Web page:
Shiny additions

Band receives new instruments

Band used these new instruments all throughout marching season.

Enrique Dapretta / Legacy Media

Band used these new instruments all throughout marching season.

This fall, the marching band received new marching mellophones for the french horn and euphonium sections. These new additions can be seen at half on the football field this season.

Band director Christopher Rugila said that while it took four to six months to obtain the new instruments, the quality and look are fantastic.

“Visually, they’ll match with the other new instruments we got last year,” Rugila said. “We started ordering them last spring and received them this summer, thanks to the fine arts department and financing the cost.”

The instruments are a trustworthy brand and should hold up for a while according to Rugila.

“I’m comfortable with the brand that we have,” Rugila said. “All that needs to be taken care of is keeping them clean and taking care of them. But besides that, I don’t think there’s anything to worry about.”

Students handling the new mellophones are required to wear gloves to keep the instruments in good condition according to sophomore Jordan Harte.

“Although we aren’t allowed to touch them with our bare hands, these silver babies are amazing to play with,” Harte said. “They play and look better than the mellophones from last year.”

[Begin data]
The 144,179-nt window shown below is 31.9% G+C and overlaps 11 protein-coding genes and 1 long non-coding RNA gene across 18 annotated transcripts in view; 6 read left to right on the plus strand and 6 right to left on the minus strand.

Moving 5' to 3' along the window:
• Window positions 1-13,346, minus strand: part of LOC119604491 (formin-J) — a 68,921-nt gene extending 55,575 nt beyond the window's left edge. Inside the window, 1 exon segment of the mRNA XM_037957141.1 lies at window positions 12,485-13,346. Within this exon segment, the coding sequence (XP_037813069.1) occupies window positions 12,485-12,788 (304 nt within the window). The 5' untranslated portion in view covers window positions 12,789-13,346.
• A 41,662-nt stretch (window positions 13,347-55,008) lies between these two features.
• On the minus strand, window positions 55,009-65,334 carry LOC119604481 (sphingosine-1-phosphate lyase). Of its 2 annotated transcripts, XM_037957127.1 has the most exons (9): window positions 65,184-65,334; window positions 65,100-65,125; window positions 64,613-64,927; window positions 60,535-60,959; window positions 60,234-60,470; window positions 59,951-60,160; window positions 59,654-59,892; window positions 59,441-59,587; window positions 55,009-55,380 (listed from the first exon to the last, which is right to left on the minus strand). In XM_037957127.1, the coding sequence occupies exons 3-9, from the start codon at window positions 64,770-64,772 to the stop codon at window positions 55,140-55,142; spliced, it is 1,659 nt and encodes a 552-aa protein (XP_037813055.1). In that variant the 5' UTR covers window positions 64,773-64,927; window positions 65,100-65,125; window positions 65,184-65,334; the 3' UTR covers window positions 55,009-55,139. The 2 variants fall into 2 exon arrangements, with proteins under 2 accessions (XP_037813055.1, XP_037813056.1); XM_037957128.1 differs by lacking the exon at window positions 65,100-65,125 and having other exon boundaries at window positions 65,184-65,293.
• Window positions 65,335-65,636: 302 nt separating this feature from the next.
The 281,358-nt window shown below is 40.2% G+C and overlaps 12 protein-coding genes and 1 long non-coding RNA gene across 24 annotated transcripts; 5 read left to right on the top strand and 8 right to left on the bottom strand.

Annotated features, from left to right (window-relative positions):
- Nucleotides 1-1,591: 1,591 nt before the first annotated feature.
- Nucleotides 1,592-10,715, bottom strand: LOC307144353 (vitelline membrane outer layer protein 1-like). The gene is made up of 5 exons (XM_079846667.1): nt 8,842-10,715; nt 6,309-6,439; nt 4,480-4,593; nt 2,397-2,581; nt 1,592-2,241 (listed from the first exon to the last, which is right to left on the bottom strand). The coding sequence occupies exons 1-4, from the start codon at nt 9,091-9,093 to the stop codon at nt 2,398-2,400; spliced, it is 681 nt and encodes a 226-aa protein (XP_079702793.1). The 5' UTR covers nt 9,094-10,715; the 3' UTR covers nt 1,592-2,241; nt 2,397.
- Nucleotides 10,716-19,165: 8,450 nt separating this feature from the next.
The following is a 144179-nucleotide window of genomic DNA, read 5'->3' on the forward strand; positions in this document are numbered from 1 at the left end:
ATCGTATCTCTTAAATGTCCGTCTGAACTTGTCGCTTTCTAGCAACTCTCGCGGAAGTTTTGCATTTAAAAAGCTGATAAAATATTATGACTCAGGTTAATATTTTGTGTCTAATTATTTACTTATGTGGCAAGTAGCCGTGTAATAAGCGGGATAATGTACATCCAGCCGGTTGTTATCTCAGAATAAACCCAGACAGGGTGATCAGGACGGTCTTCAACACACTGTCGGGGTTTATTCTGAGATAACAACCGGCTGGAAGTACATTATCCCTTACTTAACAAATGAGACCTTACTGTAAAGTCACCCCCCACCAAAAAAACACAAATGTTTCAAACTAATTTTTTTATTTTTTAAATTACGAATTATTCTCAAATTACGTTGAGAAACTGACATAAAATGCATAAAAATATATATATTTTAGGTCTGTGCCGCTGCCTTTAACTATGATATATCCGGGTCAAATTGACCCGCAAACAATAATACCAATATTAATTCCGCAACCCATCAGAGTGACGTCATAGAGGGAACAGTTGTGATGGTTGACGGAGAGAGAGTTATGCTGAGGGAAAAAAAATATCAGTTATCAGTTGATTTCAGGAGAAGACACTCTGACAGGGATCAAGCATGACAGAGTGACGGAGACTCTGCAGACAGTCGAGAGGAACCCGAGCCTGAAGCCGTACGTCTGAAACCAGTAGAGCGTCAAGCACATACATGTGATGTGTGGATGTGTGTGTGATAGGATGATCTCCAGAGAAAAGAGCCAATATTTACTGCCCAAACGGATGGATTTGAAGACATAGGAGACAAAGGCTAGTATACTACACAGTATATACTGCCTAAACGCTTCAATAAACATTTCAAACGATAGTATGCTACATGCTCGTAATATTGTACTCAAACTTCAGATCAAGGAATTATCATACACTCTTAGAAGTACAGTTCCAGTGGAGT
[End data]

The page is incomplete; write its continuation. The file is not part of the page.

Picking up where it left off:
Despite the benefits that came with new instruments, senior Maxwell Wittorp said some drawbacks exist.

“I like how they look and the way they sound, however they are pretty heavy,” Wittorp said. “At the end of shows they’re really hard to hold up.”

According to Wittorp, the new instruments are better than the instruments he used in the previous years.

“They make a much nicer sound and they’re a lot easier to play loudly on,” Wittorp said. “The instruments add a much clearer sound to the band because they face the front so sound goes straight to the audience.”

The new mellophones may improve the band’s appearance, but ultimately the musicians are responsible for making the instrument appealing in sound as well according to sophomore Gideon Ferow.

“Getting a new instrument doesn’t automatically make the band better,” Ferow said. “It still depends on the person and the effort they put into practicing.”